From this weekend, the Swedish capital will be awash with all the colours of the rainbow as it gears up for the closing parade of its 12th annual gay rights festival.
• Despite new law, no church
'I do' for Swedish gays
For a whole week, Stockholm taxis, buses, and shops will fly the rainbow flag, a long-time emblem for the gay community across the world.
Stockholm Pride "is by far the biggest of its kind" in Scandinavia, promoter Claes Nyberg told AFP.
Every year since 1998, the Swedish capital has played host to a quirky mix of culture and politics.
A number of bands and DJs take to the streets during the weekend's closing parade while seminars and exhibitions are held across the city.
But in a break from tradition, this year's festival has something of a straighter twist to it -- its main theme this year is heterosexuality.
"Heterosexual norms always make up a part of the way in which people define themselves, Nyberg said.
One exhibition entitled 'Heterospective' was put together by the 28-year-old Swedish artist Hannes Fossbo.
His work presents a series of portraits of straight celebrities such as US President Barack Obama, Hole singer Courtney Love and actress Audrey Hepburn.
Other seminars include "The rights of LGBT (lesbian, gay, bi, transsexual) people in Europe" and "Books for children that defy the hetero norms."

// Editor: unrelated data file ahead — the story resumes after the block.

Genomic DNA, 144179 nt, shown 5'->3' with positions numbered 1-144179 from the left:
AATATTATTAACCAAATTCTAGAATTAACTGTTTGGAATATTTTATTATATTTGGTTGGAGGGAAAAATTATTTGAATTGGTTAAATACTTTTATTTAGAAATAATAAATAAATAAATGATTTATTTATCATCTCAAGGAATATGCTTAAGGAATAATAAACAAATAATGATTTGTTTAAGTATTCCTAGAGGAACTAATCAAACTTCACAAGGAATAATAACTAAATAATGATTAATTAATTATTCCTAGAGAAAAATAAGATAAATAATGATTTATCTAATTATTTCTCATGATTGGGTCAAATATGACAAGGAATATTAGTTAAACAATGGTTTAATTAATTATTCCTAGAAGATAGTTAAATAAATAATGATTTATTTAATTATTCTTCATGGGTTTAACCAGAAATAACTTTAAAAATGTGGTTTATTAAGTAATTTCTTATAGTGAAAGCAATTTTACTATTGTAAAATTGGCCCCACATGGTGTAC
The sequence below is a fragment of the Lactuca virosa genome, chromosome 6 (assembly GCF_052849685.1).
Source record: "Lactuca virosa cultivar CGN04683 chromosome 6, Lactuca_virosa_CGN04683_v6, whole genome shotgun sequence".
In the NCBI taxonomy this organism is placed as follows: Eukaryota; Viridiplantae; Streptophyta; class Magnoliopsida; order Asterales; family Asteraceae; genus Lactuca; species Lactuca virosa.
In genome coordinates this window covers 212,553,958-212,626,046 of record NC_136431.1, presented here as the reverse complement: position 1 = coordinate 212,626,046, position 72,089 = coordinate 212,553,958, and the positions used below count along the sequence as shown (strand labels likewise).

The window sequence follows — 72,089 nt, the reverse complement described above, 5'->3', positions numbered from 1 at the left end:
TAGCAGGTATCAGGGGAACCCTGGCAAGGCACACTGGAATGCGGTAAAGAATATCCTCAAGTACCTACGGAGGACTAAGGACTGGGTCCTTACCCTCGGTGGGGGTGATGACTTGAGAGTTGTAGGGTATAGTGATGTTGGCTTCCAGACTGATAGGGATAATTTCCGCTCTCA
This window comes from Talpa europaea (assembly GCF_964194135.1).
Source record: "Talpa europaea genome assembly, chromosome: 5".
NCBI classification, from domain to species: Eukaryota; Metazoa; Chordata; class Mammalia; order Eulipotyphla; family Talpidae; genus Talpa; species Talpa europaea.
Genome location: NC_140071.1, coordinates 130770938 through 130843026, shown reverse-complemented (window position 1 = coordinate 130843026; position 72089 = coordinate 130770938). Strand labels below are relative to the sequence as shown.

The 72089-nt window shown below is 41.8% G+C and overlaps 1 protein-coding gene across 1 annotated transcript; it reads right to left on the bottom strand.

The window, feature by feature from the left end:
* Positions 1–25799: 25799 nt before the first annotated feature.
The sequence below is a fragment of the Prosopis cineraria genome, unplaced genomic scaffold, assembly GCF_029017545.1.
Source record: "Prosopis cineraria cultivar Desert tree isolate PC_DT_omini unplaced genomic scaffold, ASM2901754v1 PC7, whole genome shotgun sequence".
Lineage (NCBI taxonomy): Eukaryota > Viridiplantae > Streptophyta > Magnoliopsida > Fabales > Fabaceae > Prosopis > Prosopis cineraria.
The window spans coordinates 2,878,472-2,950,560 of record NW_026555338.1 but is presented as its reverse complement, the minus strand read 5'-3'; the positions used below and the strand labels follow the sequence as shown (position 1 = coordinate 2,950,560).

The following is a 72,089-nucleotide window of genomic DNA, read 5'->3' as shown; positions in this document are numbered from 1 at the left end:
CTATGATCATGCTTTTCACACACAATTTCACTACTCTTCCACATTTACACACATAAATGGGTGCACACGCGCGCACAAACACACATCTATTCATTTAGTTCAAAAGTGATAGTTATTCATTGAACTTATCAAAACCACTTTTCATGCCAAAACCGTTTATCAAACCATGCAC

"Visitors come to broaden their horizons but also to enjoy themselves and meet new people," said Nyberg.
Last year's festival attracted 10,000 visitors each day while a whopping half a million people lined the streets for the closing parade.
Keeping in step with the rest of the city, a clothes shop in Stockholm's trendy Soedermalm district dresses up its window models as the members of American disco group the Village People.
Even the politicians are getting in on the act. The headquarters of Prime Minister Fredrik Reinfeldt's Moderate Party has the famous rainbow flag draped across its windows.
Sweden, known for its liberal attitudes, passed a law earlier this year allowing homosexuals to marry in a religious ceremony.
The Scandinavian country is "a lot more tolerant than others", said Sören Juvas, the president of the Swedish Federation of Lesbian, Gay, Bisexual and Transgender Rights (RFSL).
For him, the Stockholm Pride is "a sign of this tolerance" as it "defends the rights of individuals to be themselves and not as they are supposed to be."
Last Updated (Friday, 31 July 2009 07:20)